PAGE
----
Meet minimum fire resistance standard

Robert Cridford is technical director at materials supplier Siniat

Following the Grenfell Tower tragedy in 2017 and the subsequent identification of gaps in industry regulations, codes, practices and approval processes, there has been a major tightening of security legislation fire over the past few years – and rightly so.

The publication of the Hackitt report in 2018 played a major role in this, and in 2019 Approved Document B was updated to incorporate more stringent fire safety standards. The changes highlighted that industry should move away from British Standard (BS) fire resistance test systems and instead ensure that systems are both tested and rated to the latest European standards (EN ).

“While it may start with the manufacturer, it doesn’t end there. We need the whole supply chain on board”

The easiest way to look at the changes to Approved Document B is that any fire rated item must be proven using EN standards, following the process of ‘testing’, then ‘extending’, then of “classification”.

First, the tests should use the appropriate EN fire test standard. Then, the extension of test data to similar applications can be done, but only by qualified and approved third-party organizations using the test standard or extended application (EXAP) – and, importantly, only when the standards allow it. explicitly. Finally, this evidence must be validated and summarized in an official third-party grading report.

Following this chain means that you are adhering to Approved Document B and that everyone involved knows that the evidence meets a minimum standard of quality and verification.

The challenge is that the updated guidelines in Approved Document B may be more onerous than previous testing standards. They require extensive additional testing, expansion and classification of a manufacturer’s entire system portfolio, which is a laborious and costly task. This process takes time, even years, to complete. It is therefore understandable that since 2019 the industry has been in a period of transition.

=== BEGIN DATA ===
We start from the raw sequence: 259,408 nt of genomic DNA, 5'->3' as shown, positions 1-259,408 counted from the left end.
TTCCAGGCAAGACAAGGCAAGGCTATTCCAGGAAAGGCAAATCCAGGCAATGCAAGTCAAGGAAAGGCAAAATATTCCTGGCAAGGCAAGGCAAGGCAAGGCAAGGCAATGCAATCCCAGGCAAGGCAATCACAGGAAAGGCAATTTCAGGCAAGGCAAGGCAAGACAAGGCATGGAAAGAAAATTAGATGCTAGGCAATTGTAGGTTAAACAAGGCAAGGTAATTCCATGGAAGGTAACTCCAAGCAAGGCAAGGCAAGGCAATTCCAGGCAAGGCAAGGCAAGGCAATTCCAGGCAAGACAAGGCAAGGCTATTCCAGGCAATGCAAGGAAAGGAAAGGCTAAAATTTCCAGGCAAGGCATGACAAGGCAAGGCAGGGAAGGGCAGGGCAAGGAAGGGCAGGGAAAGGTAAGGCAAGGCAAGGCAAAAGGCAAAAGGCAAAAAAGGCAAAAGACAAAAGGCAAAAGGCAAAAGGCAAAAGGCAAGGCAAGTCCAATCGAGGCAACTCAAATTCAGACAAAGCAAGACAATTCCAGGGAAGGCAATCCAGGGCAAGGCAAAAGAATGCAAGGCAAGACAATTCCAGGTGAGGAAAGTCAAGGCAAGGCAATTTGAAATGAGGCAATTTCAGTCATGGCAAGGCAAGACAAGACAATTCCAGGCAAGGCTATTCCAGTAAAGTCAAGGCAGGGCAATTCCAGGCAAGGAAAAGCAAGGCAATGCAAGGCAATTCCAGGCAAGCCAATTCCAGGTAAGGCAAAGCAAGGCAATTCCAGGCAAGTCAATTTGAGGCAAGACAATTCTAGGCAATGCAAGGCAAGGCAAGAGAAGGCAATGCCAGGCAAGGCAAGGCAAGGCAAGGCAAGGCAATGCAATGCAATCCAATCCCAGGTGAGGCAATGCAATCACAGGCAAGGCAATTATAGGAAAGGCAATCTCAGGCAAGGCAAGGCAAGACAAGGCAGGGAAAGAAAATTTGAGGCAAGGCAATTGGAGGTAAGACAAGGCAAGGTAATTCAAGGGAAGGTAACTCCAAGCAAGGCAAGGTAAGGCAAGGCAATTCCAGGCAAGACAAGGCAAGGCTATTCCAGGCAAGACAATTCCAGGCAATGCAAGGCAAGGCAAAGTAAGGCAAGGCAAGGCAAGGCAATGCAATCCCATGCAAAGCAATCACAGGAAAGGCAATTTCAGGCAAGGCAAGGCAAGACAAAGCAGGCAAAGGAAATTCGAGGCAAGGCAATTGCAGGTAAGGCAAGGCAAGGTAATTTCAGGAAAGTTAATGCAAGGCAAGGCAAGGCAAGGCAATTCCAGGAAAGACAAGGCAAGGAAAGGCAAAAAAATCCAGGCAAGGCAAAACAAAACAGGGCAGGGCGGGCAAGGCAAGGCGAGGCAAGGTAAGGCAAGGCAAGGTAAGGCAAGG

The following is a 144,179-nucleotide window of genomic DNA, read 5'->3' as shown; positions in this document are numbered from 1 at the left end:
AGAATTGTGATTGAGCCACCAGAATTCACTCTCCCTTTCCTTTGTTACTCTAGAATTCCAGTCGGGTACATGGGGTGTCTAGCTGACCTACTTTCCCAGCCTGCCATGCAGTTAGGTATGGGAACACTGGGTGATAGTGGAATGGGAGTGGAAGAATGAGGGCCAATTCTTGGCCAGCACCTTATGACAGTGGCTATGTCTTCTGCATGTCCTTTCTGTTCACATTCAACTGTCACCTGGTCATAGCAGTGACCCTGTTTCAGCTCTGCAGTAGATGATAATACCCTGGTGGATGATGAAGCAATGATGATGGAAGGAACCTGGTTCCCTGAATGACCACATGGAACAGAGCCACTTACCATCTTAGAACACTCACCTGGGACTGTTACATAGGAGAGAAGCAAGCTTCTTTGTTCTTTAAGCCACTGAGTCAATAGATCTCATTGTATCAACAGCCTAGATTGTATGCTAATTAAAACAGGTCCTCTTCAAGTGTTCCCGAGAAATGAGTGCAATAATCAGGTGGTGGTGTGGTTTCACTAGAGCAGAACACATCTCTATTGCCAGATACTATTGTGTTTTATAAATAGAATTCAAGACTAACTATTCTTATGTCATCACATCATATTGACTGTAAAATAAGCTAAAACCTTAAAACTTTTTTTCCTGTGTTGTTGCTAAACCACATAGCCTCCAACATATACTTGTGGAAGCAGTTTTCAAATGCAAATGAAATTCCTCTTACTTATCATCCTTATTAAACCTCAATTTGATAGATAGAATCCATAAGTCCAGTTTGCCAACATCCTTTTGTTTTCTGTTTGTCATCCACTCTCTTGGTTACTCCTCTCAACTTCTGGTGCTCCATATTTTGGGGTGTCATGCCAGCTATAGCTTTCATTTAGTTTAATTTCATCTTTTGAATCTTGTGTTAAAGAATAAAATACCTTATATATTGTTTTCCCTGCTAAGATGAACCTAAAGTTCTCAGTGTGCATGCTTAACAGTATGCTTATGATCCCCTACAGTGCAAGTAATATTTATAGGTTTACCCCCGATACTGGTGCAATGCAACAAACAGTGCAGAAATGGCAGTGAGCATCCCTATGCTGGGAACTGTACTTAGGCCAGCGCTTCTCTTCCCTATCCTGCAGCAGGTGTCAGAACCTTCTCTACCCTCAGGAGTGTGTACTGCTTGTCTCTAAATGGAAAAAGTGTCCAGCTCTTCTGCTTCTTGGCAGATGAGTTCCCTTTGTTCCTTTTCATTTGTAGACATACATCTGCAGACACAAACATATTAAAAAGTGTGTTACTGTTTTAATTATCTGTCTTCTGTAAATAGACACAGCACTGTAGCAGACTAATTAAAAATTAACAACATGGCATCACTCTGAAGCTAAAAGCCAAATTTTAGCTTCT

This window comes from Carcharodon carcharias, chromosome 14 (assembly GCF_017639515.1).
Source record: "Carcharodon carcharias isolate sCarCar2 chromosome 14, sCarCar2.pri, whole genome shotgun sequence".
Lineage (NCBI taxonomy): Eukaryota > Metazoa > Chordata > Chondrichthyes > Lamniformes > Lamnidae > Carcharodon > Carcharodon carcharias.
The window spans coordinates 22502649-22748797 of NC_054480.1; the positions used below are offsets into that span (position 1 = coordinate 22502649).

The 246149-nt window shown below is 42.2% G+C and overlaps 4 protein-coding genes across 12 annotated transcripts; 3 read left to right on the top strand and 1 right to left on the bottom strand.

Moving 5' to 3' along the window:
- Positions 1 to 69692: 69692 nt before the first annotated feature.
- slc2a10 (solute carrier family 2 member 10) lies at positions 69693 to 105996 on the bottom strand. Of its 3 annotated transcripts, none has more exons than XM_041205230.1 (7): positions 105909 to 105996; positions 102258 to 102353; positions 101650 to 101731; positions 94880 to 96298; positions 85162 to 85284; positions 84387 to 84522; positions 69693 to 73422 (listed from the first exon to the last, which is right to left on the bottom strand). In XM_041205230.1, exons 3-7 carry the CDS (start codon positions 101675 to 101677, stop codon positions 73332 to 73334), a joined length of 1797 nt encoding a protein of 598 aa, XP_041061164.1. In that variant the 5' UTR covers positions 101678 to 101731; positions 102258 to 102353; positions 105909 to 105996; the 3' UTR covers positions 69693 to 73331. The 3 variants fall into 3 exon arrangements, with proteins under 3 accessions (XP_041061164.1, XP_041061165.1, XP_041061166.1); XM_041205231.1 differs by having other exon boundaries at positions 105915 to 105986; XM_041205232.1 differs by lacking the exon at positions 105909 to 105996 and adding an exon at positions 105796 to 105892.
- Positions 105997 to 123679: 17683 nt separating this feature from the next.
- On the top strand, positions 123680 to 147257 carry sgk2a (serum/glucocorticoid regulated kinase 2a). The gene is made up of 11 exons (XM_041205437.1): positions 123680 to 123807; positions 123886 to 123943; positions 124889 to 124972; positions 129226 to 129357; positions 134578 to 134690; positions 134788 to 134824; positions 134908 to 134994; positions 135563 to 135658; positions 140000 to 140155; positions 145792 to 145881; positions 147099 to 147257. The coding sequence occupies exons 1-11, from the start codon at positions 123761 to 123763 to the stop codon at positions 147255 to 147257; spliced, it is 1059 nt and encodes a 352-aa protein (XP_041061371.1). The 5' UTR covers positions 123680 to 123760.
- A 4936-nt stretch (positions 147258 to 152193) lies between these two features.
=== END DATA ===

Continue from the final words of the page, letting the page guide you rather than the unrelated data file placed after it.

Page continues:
However, three years later, the legacy recognition of the old BS standards should no longer be acceptable. Manufacturers of fire resistance systems should by now have invested in additional testing and classifications. In the very near future, all manufacturers will need to be able to provide rating reports for their most commonly used systems – at least.

But while it may start with the manufacturer, it doesn’t end there. We need the entire supply chain if the industry is to have a strong and consistent approach to fire safety testing, rating and classification. When human life is in danger, we must work collaboratively to strengthen our practice.

Confidence to design and build

Many designers and contractors are increasingly concerned about liability for poor design and construction, with difficulties in obtaining insurance and long extensions of liability periods for defects. But if we want to sleep at night knowing we’re building safely, making sure we’re following Approved Document B is the easiest way to mitigate those risks.

Building safety regulations will soon stipulate a “golden thread” of evidence of building performance, particularly around fire safety, driving the need for an up-to-date, easily accessible and uninterrupted thread of information. EN and (EXAP) proofs ensure that fire safety information is not only more reliable, but also provided in a clear and consistent format, making it easier to reach the common thread across the industry .

Thus, demanding classification reports are essential to ensure that fire safety standards are taken seriously. If contractors, architects and building control do not request adequate fire resistance information, it will not become part of the project requirements and will inevitably not be provided, potentially exposing the client, designers and contractors to future problems.

We know the industry takes the prevention of loss of property and life seriously. We must therefore put this concern into action. Complying with the latest and most robust legislation is the best – and easiest – way to improve the safety of our buildings and to give our partners and, more importantly, the people who will live and work in the buildings we build, the peace of mind they need.

The minimum standard

The strict extension rules of an EXAP standard mean that strict criteria must be met to increase height or modify components, and old conventions may no longer be valid. This will inevitably bring challenges and lead to changes in the practices of many different sectors of the construction industry. But if we really care about compliance, then it is absolutely necessary for the industry to get to grips with the right standards, adapt, and design and build accordingly. It’s not about going beyond that – it’s the minimum standard that we should all adhere to.

Like many things, supply and demand play a part in this. While manufacturers should invest in providing third-party classifications, contractors, architects and building control should be aware that these standards exist and that manufacturers are now able to meet them. Otherwise, as an industry, we are not building safely.

Comments are closed.